As a nurse, you are charged with a sacred trust not only to care for your patient but also to respect and protect them. This includes the obligation to honor and defend the patient’s right to privacy. Thus, you should establish a SMART goal to prioritize patient privacy by developing specific skill sets and knowledge, including mastering cybersecurity protocols and HIPAA regulatory standards.

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Educational Goals for Nurses

Even after you’ve completed your formal training and have entered clinical practice, that doesn’t mean that the learning ends, nor should it. In fact, if you want your nursing career to flourish, pursuing continuous professional growth is a must. For this reason, your SMART goals should include advanced professional education.

#10. Continue Your Education Through an Advanced Degree

When it comes to nursing education, you have a lot of options. You might choose to pursue licensures and certifications in a particular subspecialty or you may decide to enroll in a graduate program. Whether you decide to pursue a BSN, RN, or ADN degree, however, the key is to never stop growing, striving, and expanding. Your patients, after all, expect and need you to be the best nurse you can possibly be!

#11. Improve Your Tech Literacy

Let’s face it: technology and healthcare have always worked hand-in-glove with one another. Today, however, tech innovation is playing an increasingly crucial role in patient care. For this reason, if you want to excel as a nurse, you need to focus on getting, and staying, up-to-date with the latest in health tech. So ensure that continuously improving your tech literacy is among your nursing SMART goals.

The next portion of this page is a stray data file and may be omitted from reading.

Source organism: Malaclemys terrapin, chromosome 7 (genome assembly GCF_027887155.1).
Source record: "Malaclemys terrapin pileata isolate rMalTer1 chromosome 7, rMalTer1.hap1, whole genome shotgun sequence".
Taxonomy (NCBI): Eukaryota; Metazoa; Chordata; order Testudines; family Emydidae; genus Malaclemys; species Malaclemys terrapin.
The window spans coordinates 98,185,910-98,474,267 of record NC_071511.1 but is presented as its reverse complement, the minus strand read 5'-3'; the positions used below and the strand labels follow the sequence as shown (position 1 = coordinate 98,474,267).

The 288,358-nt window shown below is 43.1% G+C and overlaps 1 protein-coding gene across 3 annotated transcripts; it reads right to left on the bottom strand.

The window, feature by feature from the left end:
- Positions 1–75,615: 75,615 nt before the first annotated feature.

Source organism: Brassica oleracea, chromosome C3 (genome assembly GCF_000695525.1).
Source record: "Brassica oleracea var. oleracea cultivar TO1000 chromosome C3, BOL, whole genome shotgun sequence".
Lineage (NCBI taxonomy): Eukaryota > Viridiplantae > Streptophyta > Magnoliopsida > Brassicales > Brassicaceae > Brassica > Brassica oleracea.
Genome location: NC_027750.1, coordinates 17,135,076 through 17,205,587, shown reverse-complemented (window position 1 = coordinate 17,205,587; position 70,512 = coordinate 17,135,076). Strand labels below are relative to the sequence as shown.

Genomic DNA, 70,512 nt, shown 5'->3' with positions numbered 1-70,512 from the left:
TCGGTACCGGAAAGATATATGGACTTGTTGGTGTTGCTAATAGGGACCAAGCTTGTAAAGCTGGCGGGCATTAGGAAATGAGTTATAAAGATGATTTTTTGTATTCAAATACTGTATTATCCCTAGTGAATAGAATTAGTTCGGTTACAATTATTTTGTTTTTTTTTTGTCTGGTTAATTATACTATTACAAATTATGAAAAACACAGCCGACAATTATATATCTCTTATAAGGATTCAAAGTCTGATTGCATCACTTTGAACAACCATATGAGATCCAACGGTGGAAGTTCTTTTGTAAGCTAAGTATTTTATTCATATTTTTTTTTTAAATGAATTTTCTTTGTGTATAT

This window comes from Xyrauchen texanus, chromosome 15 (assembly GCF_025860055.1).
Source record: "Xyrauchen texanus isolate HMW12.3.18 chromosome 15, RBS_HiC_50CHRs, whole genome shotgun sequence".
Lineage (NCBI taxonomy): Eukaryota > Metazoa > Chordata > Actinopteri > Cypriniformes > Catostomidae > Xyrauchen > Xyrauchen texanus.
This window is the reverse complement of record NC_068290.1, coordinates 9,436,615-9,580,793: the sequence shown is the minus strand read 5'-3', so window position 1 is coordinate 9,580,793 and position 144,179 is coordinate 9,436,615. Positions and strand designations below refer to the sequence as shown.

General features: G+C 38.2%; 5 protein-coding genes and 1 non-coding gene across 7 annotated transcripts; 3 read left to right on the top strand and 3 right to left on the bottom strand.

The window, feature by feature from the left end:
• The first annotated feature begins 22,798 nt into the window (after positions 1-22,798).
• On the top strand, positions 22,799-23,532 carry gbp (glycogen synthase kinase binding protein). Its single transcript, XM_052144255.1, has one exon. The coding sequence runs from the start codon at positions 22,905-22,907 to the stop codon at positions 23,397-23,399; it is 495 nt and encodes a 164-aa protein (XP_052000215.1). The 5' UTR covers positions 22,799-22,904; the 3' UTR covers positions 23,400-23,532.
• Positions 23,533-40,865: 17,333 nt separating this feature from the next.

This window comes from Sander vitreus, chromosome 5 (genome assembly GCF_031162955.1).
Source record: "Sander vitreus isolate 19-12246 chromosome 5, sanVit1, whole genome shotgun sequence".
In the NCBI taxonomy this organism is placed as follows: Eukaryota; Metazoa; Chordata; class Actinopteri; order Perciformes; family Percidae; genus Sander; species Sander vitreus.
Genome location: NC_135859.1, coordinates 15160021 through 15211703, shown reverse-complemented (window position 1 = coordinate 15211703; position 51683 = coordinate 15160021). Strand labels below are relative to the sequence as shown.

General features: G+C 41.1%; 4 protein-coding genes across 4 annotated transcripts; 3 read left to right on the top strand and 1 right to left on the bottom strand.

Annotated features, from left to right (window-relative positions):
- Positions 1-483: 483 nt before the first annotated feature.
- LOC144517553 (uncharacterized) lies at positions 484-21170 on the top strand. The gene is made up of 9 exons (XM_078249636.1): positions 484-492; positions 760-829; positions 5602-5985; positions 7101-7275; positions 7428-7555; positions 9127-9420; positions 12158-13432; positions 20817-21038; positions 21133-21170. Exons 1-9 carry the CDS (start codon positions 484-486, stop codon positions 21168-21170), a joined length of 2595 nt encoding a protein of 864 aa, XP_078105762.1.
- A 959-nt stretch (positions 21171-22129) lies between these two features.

#12. Stay on Top of Your Required Certifications and Renewals

Continuous professional development isn’t just ideal. For nurses, it’s a necessity. That means that you need to keep on top of your required certifications and renewals. Consider creating a calendar that will help you track key dates and enable you to prepare well in advance for renewing your licensure and professional certifications. After all, an avoidable lapse in certification should never come between you and your career progression.

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Short-Term Goals for New Nurses

SMART goals for nurses are critical at every stage of one’s career. However, when you’re just starting out, there are some unique SMART goals you will want to prioritize. Below are a few examples of important SMART goals for new nurses.

#13. Develop Excellent Communication Skills